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Sabrosso-Rennick v. North Carolina State Treasurer

United States District Court, E.D. North Carolina, Western Division

June 13, 2018

ROSITA SABROSSO-RENNICK, Plaintiff,
v.
NORTH CAROLINA STATE TREASURER, Defendant.

          ORDER

          TERRENCE W. BOYLE, UNITED STATES DISTRICT JUDGE.

         This cause comes before the Court on defendant's motion to dismiss pursuant to Rule 12(b)(6) of the Federal Rules of Civil Procedure. Plaintiff, proceeding in this matter pro se, has responded outside the time provided, and the motion is ripe for ruling. For the reasons that follow, defendant's motion to dismiss is granted in part.

         BACKGROUND

         Plaintiffs amended complaint alleges claims for retaliation in violation of Title VII of the Civil Rights Act of 1964, 42 U.S.C. § 2000e, et seq.; wrongful termination in violation of North Carolina public policy; violation of plaintiffs due process rights under the North Carolina Constitution;[1] and defamation, libel, and slander. Plaintiff alleges that she, a forty-nine year old African American female, was employed by defendant as an Information and Communications Specialist (II), with a working title of marketing officer, prior to her unlawful dismissal for allegedly unsatisfactory work performance. Plaintiff was hired in 2014 and alleges that her first protected activity took place in July 2015 when she consulted with defendant's human resources department "immediately following one of many uncomfortable and antagonistic conversations with [plaintiffs] [m]anager, Mrs. Buonfiglio." Amd. Cmpl. ¶ 5. Plaintiff alleges that she excused herself from the meeting with Buonfiglio after telling Buonfiglio that she was not comfortable with the conversation and felt she was being discriminated against because of her race based on the condescending manner in which she had been spoken to as well as plaintiffs observation that similarly situated counterparts were not treated in the same manner. Id. Plaintiff was dismissed from her position as marketing officer on February 10, 2016, allegedly as a form of retaliation after plaintiff had brought her concerns about possible race discrimination to the human resources department. Id. ¶ 8. Plaintiff alleges that from July 2015 to December 2016 she engaged in protected activity by filing an EEOC (Equal Employment Opportunity Commission) complaint. Id. ¶ 14. Plaintiff alleges that during the last several months of her employment she was given numerous duplicitous warnings from defendant, one of which defamed her character and accused her of falsifying information on her job application. Id. ¶ 16.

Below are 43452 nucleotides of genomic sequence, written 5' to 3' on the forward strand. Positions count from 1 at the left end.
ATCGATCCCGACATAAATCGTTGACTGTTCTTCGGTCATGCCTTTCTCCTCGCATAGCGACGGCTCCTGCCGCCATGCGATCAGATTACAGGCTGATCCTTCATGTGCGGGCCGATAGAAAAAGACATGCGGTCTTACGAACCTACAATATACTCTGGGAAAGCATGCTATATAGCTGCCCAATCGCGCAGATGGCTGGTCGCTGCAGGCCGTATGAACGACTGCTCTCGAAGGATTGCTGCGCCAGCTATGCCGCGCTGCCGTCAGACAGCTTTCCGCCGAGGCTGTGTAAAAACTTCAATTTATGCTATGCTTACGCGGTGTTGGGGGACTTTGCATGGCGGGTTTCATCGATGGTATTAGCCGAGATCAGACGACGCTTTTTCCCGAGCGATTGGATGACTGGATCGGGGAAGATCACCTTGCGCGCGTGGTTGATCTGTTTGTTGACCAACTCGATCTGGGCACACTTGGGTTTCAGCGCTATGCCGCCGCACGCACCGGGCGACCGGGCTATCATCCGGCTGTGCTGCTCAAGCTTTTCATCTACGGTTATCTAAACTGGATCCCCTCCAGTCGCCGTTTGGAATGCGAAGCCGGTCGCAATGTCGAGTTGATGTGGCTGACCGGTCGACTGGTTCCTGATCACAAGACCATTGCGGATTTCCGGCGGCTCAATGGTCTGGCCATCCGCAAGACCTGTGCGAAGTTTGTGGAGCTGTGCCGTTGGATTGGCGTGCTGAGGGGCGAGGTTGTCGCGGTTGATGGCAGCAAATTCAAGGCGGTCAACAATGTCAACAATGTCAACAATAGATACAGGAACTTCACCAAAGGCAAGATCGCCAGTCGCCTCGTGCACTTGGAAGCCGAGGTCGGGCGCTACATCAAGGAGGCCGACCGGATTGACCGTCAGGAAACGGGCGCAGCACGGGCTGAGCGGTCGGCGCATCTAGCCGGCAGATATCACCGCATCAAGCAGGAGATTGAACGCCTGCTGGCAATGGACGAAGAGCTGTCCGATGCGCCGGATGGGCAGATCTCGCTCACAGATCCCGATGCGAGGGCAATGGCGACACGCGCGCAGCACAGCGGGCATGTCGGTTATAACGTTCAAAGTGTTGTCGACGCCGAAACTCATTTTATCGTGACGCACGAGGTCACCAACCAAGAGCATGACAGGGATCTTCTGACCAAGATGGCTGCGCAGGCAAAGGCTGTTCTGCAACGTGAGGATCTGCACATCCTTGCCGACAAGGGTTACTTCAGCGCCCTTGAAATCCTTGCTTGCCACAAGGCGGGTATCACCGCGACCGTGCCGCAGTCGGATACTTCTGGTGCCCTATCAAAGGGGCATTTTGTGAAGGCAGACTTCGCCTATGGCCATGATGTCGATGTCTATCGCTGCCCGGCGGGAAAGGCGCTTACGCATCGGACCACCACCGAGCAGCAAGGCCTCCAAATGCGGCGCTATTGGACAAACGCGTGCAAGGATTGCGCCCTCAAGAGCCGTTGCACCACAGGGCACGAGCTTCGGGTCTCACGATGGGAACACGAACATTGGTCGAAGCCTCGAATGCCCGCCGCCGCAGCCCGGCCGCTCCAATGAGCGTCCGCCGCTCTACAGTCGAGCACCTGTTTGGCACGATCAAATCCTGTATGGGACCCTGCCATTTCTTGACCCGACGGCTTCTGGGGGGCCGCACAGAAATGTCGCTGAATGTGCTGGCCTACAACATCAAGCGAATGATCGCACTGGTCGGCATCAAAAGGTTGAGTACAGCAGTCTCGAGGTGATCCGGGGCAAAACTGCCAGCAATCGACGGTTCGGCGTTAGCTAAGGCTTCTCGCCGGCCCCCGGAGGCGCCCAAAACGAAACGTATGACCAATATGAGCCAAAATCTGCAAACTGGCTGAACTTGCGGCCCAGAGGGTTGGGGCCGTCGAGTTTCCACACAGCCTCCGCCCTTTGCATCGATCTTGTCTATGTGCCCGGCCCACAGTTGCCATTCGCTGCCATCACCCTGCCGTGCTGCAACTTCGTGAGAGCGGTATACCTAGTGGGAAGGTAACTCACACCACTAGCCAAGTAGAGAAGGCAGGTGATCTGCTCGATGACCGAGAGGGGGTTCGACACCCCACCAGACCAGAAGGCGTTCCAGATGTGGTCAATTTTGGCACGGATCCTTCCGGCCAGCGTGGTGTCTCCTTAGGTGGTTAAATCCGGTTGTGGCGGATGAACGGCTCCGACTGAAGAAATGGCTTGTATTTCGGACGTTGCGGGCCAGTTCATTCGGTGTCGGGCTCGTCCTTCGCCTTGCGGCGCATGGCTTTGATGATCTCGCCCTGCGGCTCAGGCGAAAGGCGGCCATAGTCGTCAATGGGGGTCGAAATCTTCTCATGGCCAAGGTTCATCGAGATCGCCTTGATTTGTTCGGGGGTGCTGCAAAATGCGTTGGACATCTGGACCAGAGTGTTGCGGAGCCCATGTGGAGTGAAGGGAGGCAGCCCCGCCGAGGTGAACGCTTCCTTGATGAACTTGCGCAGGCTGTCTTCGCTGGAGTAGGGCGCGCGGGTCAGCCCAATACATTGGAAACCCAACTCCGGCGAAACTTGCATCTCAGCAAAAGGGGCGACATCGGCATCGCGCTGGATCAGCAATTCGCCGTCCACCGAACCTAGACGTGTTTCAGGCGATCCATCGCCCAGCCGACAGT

In support of her due process claim, plaintiff alleges that she had a protected liberty interest in her job which was violated by defendant, and that defendant has through its actions injured plaintiffs good name and reputation and foreclosed plaintiffs ability to secure other employment opportunities. Plaintiffs defamation-based claims arise out of her allegation that defendant made a false allegation that plaintiff had falsified her receipt of an associate's degree on her employment application.

         DISCUSSION

         At the outset, the Court grants plaintiffs motion for extension of time to respond to the motion to dismiss and it has considered plaintiffs arguments included in her response.

         A Rule 12(b)(6) motion tests the legal sufficiency of the complaint. Papasan v. Allain, 478 U.S. 265, 283 (1986). When acting on a motion to dismiss under Rule 12(b)(6), "the court should accept as true all well-pleaded allegations and should view the complaint in a light most favorable to the plaintiff." Mylan Labs., Inc. v. Matkari, 7 F.3d 1130, 1134 (4th Cir.1993). A complaint must allege enough facts to state a claim for relief that is facially plausible. Bell Atlantic Corp. v. Twombly, 550 U.S. 544, 570 (2007). In other words, the facts alleged must allow a court, drawing on judicial experience and common sense, to infer more than the mere possibility of misconduct. Nemet Chevrolet, Ltd. v. Consumeraffairs.com, Inc., 591 F.3d 250, 256 (4th Cir. 2009). The court "need not accept the plaintiffs legal conclusions drawn from the facts, nor need it accept as true unwarranted inferences, unreasonable conclusions, or arguments." Philips v. Pitt County Mem. Hosp., 572 F.3d 176, 180 (4th Cir. 2009) (internal alteration and citation omitted).

         "The Eleventh Amendment bars suit against non-consenting states by private individuals in federal court." Bd. of Trustees of the Univ. of Ala. v. Garrett, 531 U.S. 356, 363 (2001). This guarantee applies not only to suits against the State itself but also to suits where "one of [the State's] agencies or departments is named as the defendant." Pennhurst State Sch. & Hosp. v. Halderman, 465 U.S. 89, 100 (1984); see also Housecalls Home Health Care, Inc. v. U.S. Dep't of Health & Human Servs., 515 F.Supp.2d 616, 625 (M.D. N.C. 2007) (North Carolina Department of State Treasurer considered an arm of the State for Eleventh Amendment purposes). The Eleventh Amendment bars suit in federal court regardless of the nature of the relief that is sought, Pennhurst, 465 U.S. at 100, unless one of the limited exceptions such as waiver or abrogation applies. See Edelman v. Jordan, 415 U.S. 651, 673 (1974); Seminole Tribe v. Florida, 517 U.S. 44 (1996).